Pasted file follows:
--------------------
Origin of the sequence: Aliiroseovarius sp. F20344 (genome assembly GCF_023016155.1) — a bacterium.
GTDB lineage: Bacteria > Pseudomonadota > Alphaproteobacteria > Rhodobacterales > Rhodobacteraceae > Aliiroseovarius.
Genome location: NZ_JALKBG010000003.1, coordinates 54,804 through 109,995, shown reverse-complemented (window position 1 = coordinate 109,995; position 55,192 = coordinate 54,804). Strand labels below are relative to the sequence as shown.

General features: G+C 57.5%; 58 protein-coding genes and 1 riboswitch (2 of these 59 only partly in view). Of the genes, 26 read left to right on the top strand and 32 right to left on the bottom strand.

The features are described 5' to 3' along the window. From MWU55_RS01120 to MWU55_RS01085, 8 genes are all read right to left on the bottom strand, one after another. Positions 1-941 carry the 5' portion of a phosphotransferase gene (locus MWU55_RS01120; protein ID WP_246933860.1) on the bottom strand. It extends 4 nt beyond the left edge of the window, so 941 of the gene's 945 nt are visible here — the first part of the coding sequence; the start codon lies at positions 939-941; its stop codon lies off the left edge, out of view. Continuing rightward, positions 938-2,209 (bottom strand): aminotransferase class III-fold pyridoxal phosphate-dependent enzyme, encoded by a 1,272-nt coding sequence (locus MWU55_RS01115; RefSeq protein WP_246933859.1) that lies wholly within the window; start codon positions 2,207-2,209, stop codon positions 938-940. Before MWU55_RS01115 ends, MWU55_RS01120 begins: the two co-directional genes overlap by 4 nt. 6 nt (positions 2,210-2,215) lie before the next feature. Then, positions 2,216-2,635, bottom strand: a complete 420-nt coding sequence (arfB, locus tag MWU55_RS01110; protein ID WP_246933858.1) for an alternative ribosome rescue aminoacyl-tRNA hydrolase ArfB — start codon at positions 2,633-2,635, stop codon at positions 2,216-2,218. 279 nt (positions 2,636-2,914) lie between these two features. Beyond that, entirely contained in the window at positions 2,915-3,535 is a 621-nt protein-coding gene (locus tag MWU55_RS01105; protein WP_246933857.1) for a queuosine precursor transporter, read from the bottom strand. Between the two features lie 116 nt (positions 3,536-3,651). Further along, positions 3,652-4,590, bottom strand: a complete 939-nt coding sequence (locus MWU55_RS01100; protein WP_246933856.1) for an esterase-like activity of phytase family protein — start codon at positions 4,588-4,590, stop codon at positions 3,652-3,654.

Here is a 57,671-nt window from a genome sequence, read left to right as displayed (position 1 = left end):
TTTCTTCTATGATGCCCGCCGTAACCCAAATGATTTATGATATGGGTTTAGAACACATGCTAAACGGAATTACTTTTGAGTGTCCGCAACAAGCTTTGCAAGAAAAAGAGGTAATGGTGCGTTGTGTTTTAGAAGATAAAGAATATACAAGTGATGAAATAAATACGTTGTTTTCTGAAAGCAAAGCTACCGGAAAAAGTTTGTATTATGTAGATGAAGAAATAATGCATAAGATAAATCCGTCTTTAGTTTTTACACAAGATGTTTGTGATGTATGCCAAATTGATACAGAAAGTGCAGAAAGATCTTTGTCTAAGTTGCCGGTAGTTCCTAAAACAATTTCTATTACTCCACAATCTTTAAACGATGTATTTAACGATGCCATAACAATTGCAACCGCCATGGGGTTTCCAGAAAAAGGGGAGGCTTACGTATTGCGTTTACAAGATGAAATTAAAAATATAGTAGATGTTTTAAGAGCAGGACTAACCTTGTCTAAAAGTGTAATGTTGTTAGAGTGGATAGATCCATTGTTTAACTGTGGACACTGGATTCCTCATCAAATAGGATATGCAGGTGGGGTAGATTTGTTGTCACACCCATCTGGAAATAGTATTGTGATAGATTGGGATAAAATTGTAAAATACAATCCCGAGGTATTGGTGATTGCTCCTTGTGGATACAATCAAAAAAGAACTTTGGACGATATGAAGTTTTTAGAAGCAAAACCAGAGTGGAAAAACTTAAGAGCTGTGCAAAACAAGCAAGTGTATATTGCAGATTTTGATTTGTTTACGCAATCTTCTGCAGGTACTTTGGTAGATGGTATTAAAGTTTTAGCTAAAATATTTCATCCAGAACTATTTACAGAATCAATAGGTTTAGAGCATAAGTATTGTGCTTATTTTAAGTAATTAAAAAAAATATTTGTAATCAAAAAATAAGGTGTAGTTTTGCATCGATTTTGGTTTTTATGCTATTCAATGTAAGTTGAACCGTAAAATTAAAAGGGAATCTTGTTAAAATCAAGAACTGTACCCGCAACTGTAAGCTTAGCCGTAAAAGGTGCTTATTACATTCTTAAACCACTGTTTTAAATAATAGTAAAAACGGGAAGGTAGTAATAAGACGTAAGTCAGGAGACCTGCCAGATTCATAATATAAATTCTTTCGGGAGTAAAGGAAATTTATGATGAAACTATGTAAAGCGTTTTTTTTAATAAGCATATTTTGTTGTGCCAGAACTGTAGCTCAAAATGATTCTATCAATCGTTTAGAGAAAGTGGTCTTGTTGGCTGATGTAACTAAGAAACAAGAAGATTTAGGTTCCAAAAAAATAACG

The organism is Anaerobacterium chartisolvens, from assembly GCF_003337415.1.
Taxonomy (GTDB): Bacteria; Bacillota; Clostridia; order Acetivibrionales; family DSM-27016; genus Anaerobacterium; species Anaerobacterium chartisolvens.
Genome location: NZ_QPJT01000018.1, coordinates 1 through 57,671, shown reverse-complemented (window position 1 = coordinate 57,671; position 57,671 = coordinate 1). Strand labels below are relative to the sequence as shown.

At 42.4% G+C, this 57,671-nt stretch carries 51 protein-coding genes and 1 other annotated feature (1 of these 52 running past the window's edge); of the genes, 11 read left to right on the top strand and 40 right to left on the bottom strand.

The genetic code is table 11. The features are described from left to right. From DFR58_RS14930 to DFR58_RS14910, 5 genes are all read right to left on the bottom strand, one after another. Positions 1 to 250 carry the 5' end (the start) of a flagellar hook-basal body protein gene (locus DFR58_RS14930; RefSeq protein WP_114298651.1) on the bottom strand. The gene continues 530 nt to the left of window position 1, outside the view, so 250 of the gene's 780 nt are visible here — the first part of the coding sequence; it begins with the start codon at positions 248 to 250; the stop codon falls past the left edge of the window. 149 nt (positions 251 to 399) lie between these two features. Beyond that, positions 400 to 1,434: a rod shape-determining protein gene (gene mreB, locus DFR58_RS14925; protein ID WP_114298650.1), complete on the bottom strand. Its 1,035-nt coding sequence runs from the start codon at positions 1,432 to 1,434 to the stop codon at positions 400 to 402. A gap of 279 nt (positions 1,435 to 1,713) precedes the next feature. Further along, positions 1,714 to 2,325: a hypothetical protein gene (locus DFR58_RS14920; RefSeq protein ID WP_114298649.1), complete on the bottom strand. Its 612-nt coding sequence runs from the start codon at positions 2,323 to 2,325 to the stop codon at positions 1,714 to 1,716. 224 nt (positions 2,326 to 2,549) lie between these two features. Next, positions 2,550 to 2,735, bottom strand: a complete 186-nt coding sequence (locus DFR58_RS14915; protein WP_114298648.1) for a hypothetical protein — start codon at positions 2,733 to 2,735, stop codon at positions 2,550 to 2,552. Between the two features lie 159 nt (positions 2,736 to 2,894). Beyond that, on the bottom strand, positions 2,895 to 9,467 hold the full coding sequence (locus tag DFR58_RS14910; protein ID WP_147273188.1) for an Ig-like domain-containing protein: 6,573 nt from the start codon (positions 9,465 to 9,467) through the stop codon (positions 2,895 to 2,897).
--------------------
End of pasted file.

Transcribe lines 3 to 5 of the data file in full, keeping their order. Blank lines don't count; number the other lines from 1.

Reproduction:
Genome location: NZ_JALKBG010000003.1, coordinates 54,804 through 109,995, shown reverse-complemented (window position 1 = coordinate 109,995; position 55,192 = coordinate 54,804). Strand labels below are relative to the sequence as shown.

General features: G+C 57.5%; 58 protein-coding genes and 1 riboswitch (2 of these 59 only partly in view). Of the genes, 26 read left to right on the top strand and 32 right to left on the bottom strand.

The features are described 5' to 3' along the window. From MWU55_RS01120 to MWU55_RS01085, 8 genes are all read right to left on the bottom strand, one after another. Positions 1-941 carry the 5' portion of a phosphotransferase gene (locus MWU55_RS01120; protein ID WP_246933860.1) on the bottom strand. It extends 4 nt beyond the left edge of the window, so 941 of the gene's 945 nt are visible here — the first part of the coding sequence; the start codon lies at positions 939-941; its stop codon lies off the left edge, out of view. Continuing rightward, positions 938-2,209 (bottom strand): aminotransferase class III-fold pyridoxal phosphate-dependent enzyme, encoded by a 1,272-nt coding sequence (locus MWU55_RS01115; RefSeq protein WP_246933859.1) that lies wholly within the window; start codon positions 2,207-2,209, stop codon positions 938-940. Before MWU55_RS01115 ends, MWU55_RS01120 begins: the two co-directional genes overlap by 4 nt. 6 nt (positions 2,210-2,215) lie before the next feature. Then, positions 2,216-2,635, bottom strand: a complete 420-nt coding sequence (arfB, locus tag MWU55_RS01110; protein ID WP_246933858.1) for an alternative ribosome rescue aminoacyl-tRNA hydrolase ArfB — start codon at positions 2,633-2,635, stop codon at positions 2,216-2,218. 279 nt (positions 2,636-2,914) lie between these two features. Beyond that, entirely contained in the window at positions 2,915-3,535 is a 621-nt protein-coding gene (locus tag MWU55_RS01105; protein WP_246933857.1) for a queuosine precursor transporter, read from the bottom strand. Between the two features lie 116 nt (positions 3,536-3,651). Further along, positions 3,652-4,590, bottom strand: a complete 939-nt coding sequence (locus MWU55_RS01100; protein WP_246933856.1) for an esterase-like activity of phytase family protein — start codon at positions 4,588-4,590, stop codon at positions 3,652-3,654.